You are a team of historians studying the Jamestown colony, focusing on the native population of Virginia before the Europeans arrived. You have been given the opportunity to interview a living leader of the Powhatan people, who is one of the many Powhatan descendants currently living on the Rankokus Reservation in New Jersey. In this interview, you will discover not only the history of the Powhatan people, but also their culture, legacy, and memory. This interview will reveal much to your team, as you are attempting to answer one ultimate question: How does the American nation remember the Powhatan story?

Native Americans - Searching for Knowledge and Understanding
In this lesson students will study Native Americans in order to become familiar with the contributions to and influences on American society particularly, but not exclusively, in the Western region of the United States. This lesson will focus on some of the cultural history, writings and symbols of the southwestern tribes. After researching, studying and comparing the differences among the various tribes in small groups, students will produce individual reports about a specific Native American perspective.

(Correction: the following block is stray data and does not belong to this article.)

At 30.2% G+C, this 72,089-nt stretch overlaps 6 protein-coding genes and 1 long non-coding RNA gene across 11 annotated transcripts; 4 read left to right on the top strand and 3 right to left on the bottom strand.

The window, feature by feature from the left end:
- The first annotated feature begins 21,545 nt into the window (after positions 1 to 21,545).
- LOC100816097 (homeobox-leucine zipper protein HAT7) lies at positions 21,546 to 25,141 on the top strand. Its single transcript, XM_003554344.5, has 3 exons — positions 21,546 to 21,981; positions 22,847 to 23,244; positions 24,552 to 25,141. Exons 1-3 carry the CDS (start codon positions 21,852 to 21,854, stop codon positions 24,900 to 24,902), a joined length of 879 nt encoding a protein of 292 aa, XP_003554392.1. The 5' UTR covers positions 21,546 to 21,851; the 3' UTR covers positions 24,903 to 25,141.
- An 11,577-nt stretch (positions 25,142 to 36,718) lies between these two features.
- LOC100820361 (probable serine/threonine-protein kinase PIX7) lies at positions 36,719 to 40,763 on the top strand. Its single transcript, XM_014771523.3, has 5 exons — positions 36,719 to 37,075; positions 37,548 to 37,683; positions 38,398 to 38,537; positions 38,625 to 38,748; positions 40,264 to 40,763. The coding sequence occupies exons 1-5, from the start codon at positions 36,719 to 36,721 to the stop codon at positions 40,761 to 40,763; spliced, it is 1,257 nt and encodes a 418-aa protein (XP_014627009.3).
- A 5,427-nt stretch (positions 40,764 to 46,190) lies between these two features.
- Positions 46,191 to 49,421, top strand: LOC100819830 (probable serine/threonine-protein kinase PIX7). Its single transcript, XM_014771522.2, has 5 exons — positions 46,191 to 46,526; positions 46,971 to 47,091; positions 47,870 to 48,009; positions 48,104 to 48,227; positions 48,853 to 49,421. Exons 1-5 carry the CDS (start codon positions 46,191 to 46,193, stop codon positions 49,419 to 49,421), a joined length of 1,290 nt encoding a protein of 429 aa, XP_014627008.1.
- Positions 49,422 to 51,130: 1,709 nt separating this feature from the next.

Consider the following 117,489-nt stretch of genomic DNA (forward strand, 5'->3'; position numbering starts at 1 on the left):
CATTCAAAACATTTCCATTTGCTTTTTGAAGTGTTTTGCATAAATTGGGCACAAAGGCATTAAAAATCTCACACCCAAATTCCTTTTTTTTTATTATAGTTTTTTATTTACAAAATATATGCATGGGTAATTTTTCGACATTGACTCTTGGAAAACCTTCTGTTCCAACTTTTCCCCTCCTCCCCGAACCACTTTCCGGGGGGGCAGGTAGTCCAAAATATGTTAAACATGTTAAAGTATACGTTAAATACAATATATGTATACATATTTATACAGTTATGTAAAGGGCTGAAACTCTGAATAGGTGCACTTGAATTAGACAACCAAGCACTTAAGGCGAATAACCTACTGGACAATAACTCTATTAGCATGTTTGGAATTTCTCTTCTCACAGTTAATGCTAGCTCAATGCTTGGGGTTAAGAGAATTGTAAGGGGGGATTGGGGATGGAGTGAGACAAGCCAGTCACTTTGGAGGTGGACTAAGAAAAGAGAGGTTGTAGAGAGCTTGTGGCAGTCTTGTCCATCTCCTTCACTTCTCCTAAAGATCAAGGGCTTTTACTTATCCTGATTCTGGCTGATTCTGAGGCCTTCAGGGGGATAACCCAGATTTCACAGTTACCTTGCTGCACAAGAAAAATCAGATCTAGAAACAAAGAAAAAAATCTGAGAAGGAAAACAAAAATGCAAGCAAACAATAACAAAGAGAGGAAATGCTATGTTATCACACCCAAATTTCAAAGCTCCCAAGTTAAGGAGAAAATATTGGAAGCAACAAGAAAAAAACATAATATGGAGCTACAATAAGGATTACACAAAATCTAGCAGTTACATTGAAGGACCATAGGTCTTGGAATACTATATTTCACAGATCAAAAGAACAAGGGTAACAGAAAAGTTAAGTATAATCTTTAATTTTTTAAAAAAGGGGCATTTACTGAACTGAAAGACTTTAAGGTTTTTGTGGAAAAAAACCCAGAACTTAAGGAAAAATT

Native Americans in a Box
This lesson will help students recognize and critically analyze the influence nature/environment had on how Native Americans lived and survived. To do this, students will analyze replicas and teacher created pictures of artifacts drawn from and representing major Native American culture groups in North America. Standard 5.1.1, 5.1.2 and 5.1.3

Grade 8 Materials

Trade and Property